What is the hazard ratio of right bundle branch block?
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Dr. Sukhvinder, You have given me a very good example about smoking to explain to me the hazard ratio number. Could you give me the correct meaning what would be the hazard ratio for rbbb for each 100 patients as per the Coppenhagen City study ? Thank you.
Posted Tue, 11 Feb 2014 in Hypertension and Heart Disease
Answered by Dr. Sukhvinder Singh 1 hour later
Brief Answer: please see details Detailed Answer: Dear Sir As per Copenhagen study, Hazard ratio for all cause mortality (death) is 1.31 and for heart attacks 1.37 in men. The hazard ratio for pacemaker insertion was 2.17. 1. For 100 subjects with RBBB the death rate will be 1.31 times as for those without RBBB. Now the actual number depends upon the death rate in those without RBBB. For example if 10 deaths occur in 10 years in 100 subjects without RBBB, then 13 deaths will take place in 10 years in those 100 with RBBB. 2. The hazard ratio for heart attack in men was not statistically significant. That means this could have been a chance occurrence rather than true effect of RBBB. Surprisingly, the Hazard ratio for heart attack was significant in ladies. This could not be explained by the authors of study. 3. The chances of pacemaker insertion was 2.17 times more in those with RBBB. But in absolute terms only 12 subjects got a pacemaker inserted over a period of ~21 years among the 166 subjects (with RBBB). This number would be 5.5 for similar number of controls without RBBB. hence over a period 21 years only 6-7 persons out of 166 will get additional pacemaker insertion. Hope this clarifies the issue. Feel free to discuss further. Sincerely Sukhvinder
Follow-up: What is the hazard ratio of right bundle branch block? 1 hour later
This is my ecg taken now. Cardiologist said that my previous ecg was of the same result. Please could you tell me your comments on this? What is your medical feedback. Thanking you.
Answered by Dr. Sukhvinder Singh 1 hour later
Brief Answer: please see details Detailed Answer: Dear Sir This ECG shows normal sinus rhythm at a rate of ~90 bpm, PR interval of ~ 160 ms, Complete RBBB with QRSD of ~ 130 ms. If the subject has no symptoms and complaints, his clinical examination is normal and his x-ray chest is also normal, I would not do any further work up. However if there is anything positive out of these three, I would order a cardiac ultrasound (Echocardiogram). If cardiac ultrasound is normal and there is no symptoms suggestive of complete heart block (syncope or pre-syncope), I would not investigate further. A history of syncope, would further warrant opinion of an elctrophysiologist and may be electrophysiological study. I explained all the possible scenarios. Hope this helps. Sincerely Sukhvinder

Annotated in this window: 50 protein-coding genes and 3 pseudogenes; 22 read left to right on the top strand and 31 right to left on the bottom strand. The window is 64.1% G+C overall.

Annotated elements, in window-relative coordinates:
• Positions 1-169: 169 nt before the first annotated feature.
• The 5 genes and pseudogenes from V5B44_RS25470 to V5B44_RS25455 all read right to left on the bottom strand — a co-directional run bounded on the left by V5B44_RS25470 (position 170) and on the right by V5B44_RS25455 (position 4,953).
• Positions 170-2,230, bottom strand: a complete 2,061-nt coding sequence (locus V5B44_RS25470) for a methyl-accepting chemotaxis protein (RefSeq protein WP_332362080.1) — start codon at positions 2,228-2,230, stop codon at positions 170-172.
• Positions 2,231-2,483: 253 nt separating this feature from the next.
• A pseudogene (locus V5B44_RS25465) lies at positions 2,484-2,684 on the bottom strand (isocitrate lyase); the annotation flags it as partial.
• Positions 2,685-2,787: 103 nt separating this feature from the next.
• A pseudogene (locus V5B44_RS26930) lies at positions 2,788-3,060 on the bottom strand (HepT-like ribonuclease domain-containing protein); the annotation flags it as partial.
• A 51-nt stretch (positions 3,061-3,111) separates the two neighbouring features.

Follow-up: What is the hazard ratio of right bundle branch block? 8 minutes later
Is this a benign condition in the absence of an underlying cause and if this same ecg result has been present for the past 5 years when i did the ecg for the first time. There are no symptoms at all and echo is fine. Why did my cardiologist mention that the QRS is 120 and not as you said 130. Should i be worried and is there a possibility that this could be a normal variant and benign. At which QRS value would this need pacemaker ? Should i be worried doing strenuous exercise knowing that i have always had this with no symptoms at all ..
Answered by Dr. Sukhvinder Singh 14 minutes later
Brief Answer: please see details Detailed Answer: Dear Sir 1. The duration of QRS is ~130ms. It is more than 3 small squares to me, hence >120 ms. 2. It is likely to be a normal variant (benign) in the absence of symptoms and normal ECHO. If it is a part of degenerative (aging) disease of your conduction system, is something which none can answer with surety. Only logical inferences can be drawn, like, if it same for 5 years, then it is likely to be very slow process. The need for pacemaker in this process may arise after many years (or may not arise at all). How many years in your case? None knows. The indication for pacemaker will be development of symptoms and further progression to AV block or complete heart block. Isolated RBBB can not be an indication for pacemaker (whatsoever the QRS duration may be), especially so in absence of symptoms. 3. If you are already doing certain level of exercise without symptoms you can continue to do so even now. Sincerely Sukhvinder
Follow-up: What is the hazard ratio of right bundle branch block? 49 minutes later
Should i be worried ? Doctor says its benign and to continue to exercice normally. Do you have any information source which mentions that rbbb (not just IRBBB) in young individuals with QRS 130 can be an incidental finding in the absence of an underlying cause. I cant sleep because i am very worried.
Answered by Dr. Sukhvinder Singh 9 hours later
Brief Answer: please see details Detailed Answer: Dear Sir 1. You must not be worried, Because even if , even if we imagine that there are some increased chances of pacemaker insertion/ death, it is not known that you will be among the ones who will have increased risk or normal risk (out of subjects with RBBB ). Second till now it is not clearly known that the minimally increased risk is definitely there or not; it is still controversial. Third, If it is there, we can not change anything about it as yet. 2. A number of studies prior to Copenhagen study mentions that complete RBBB with normal heart and no symptoms, is benign. You can have the exact references from the editorial regarding Copenhagen study itself. Please refer to following links. WWW.WWWW.WW 3. Please continue your exercise and healthy heart practices as I mentioned in my previous discussion. sincerely Sukhvinder
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